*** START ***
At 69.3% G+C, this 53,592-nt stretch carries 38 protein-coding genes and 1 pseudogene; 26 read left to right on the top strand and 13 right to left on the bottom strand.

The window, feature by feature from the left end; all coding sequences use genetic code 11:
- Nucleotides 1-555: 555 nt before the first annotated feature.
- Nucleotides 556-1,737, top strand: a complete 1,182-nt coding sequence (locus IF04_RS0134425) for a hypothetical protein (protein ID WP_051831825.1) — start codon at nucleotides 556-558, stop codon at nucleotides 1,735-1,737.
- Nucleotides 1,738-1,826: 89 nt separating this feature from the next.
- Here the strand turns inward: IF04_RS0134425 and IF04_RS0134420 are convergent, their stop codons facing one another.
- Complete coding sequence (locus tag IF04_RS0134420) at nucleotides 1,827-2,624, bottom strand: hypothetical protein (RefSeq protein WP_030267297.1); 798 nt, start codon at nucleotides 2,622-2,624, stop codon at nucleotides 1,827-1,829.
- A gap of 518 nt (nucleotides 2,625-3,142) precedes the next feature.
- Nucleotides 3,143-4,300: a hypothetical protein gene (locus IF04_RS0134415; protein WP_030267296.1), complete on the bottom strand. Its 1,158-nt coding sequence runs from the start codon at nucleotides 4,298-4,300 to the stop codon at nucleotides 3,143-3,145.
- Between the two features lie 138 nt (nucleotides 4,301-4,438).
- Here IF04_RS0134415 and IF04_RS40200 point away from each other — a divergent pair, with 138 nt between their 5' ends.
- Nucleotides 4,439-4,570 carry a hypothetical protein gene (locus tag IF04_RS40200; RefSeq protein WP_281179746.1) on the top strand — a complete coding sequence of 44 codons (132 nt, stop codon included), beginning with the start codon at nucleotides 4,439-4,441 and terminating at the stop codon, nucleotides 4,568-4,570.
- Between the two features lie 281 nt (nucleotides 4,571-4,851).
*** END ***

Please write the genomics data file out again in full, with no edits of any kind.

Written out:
At 69.3% G+C, this 53,592-nt stretch carries 38 protein-coding genes and 1 pseudogene; 26 read left to right on the top strand and 13 right to left on the bottom strand.

The window, feature by feature from the left end; all coding sequences use genetic code 11:
- Nucleotides 1-555: 555 nt before the first annotated feature.
- Nucleotides 556-1,737, top strand: a complete 1,182-nt coding sequence (locus IF04_RS0134425) for a hypothetical protein (protein ID WP_051831825.1) — start codon at nucleotides 556-558, stop codon at nucleotides 1,735-1,737.
- Nucleotides 1,738-1,826: 89 nt separating this feature from the next.
- Here the strand turns inward: IF04_RS0134425 and IF04_RS0134420 are convergent, their stop codons facing one another.
- Complete coding sequence (locus tag IF04_RS0134420) at nucleotides 1,827-2,624, bottom strand: hypothetical protein (RefSeq protein WP_030267297.1); 798 nt, start codon at nucleotides 2,622-2,624, stop codon at nucleotides 1,827-1,829.
- A gap of 518 nt (nucleotides 2,625-3,142) precedes the next feature.
- Nucleotides 3,143-4,300: a hypothetical protein gene (locus IF04_RS0134415; protein WP_030267296.1), complete on the bottom strand. Its 1,158-nt coding sequence runs from the start codon at nucleotides 4,298-4,300 to the stop codon at nucleotides 3,143-3,145.
- Between the two features lie 138 nt (nucleotides 4,301-4,438).
- Here IF04_RS0134415 and IF04_RS40200 point away from each other — a divergent pair, with 138 nt between their 5' ends.
- Nucleotides 4,439-4,570 carry a hypothetical protein gene (locus tag IF04_RS40200; RefSeq protein WP_281179746.1) on the top strand — a complete coding sequence of 44 codons (132 nt, stop codon included), beginning with the start codon at nucleotides 4,439-4,441 and terminating at the stop codon, nucleotides 4,568-4,570.
- Between the two features lie 281 nt (nucleotides 4,571-4,851).